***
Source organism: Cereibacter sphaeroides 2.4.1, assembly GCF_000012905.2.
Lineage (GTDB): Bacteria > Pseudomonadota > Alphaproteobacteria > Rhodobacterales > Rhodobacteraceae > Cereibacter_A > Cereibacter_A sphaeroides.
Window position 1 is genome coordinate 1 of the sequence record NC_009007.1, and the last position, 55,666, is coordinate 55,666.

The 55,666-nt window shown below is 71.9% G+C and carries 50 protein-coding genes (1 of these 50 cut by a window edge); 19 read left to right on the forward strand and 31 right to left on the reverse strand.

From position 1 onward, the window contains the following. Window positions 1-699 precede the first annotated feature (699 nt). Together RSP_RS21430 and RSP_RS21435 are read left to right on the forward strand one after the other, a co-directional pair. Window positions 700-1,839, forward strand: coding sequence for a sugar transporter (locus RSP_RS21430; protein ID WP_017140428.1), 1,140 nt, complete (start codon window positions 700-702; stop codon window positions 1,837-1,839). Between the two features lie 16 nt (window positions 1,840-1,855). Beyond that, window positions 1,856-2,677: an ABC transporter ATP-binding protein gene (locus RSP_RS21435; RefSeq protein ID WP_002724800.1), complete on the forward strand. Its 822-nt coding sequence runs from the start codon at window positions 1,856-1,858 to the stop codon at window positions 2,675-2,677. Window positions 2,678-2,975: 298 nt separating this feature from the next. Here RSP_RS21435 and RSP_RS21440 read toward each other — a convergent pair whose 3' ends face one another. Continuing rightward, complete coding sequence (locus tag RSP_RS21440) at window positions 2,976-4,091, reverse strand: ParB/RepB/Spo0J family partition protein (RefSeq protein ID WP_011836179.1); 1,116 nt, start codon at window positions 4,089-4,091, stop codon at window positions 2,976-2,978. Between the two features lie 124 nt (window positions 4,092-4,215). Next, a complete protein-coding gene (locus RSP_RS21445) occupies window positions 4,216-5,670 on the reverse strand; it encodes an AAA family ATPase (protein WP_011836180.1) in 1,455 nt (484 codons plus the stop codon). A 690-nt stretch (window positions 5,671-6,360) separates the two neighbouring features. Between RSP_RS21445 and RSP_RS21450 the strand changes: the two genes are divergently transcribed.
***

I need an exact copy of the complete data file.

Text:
Source organism: Cereibacter sphaeroides 2.4.1, assembly GCF_000012905.2.
Lineage (GTDB): Bacteria > Pseudomonadota > Alphaproteobacteria > Rhodobacterales > Rhodobacteraceae > Cereibacter_A > Cereibacter_A sphaeroides.
Window position 1 is genome coordinate 1 of the sequence record NC_009007.1, and the last position, 55,666, is coordinate 55,666.

The 55,666-nt window shown below is 71.9% G+C and carries 50 protein-coding genes (1 of these 50 cut by a window edge); 19 read left to right on the forward strand and 31 right to left on the reverse strand.

From position 1 onward, the window contains the following. Window positions 1-699 precede the first annotated feature (699 nt). Together RSP_RS21430 and RSP_RS21435 are read left to right on the forward strand one after the other, a co-directional pair. Window positions 700-1,839, forward strand: coding sequence for a sugar transporter (locus RSP_RS21430; protein ID WP_017140428.1), 1,140 nt, complete (start codon window positions 700-702; stop codon window positions 1,837-1,839). Between the two features lie 16 nt (window positions 1,840-1,855). Beyond that, window positions 1,856-2,677: an ABC transporter ATP-binding protein gene (locus RSP_RS21435; RefSeq protein ID WP_002724800.1), complete on the forward strand. Its 822-nt coding sequence runs from the start codon at window positions 1,856-1,858 to the stop codon at window positions 2,675-2,677. Window positions 2,678-2,975: 298 nt separating this feature from the next. Here RSP_RS21435 and RSP_RS21440 read toward each other — a convergent pair whose 3' ends face one another. Continuing rightward, complete coding sequence (locus tag RSP_RS21440) at window positions 2,976-4,091, reverse strand: ParB/RepB/Spo0J family partition protein (RefSeq protein ID WP_011836179.1); 1,116 nt, start codon at window positions 4,089-4,091, stop codon at window positions 2,976-2,978. Between the two features lie 124 nt (window positions 4,092-4,215). Next, a complete protein-coding gene (locus RSP_RS21445) occupies window positions 4,216-5,670 on the reverse strand; it encodes an AAA family ATPase (protein WP_011836180.1) in 1,455 nt (484 codons plus the stop codon). A 690-nt stretch (window positions 5,671-6,360) separates the two neighbouring features. Between RSP_RS21445 and RSP_RS21450 the strand changes: the two genes are divergently transcribed.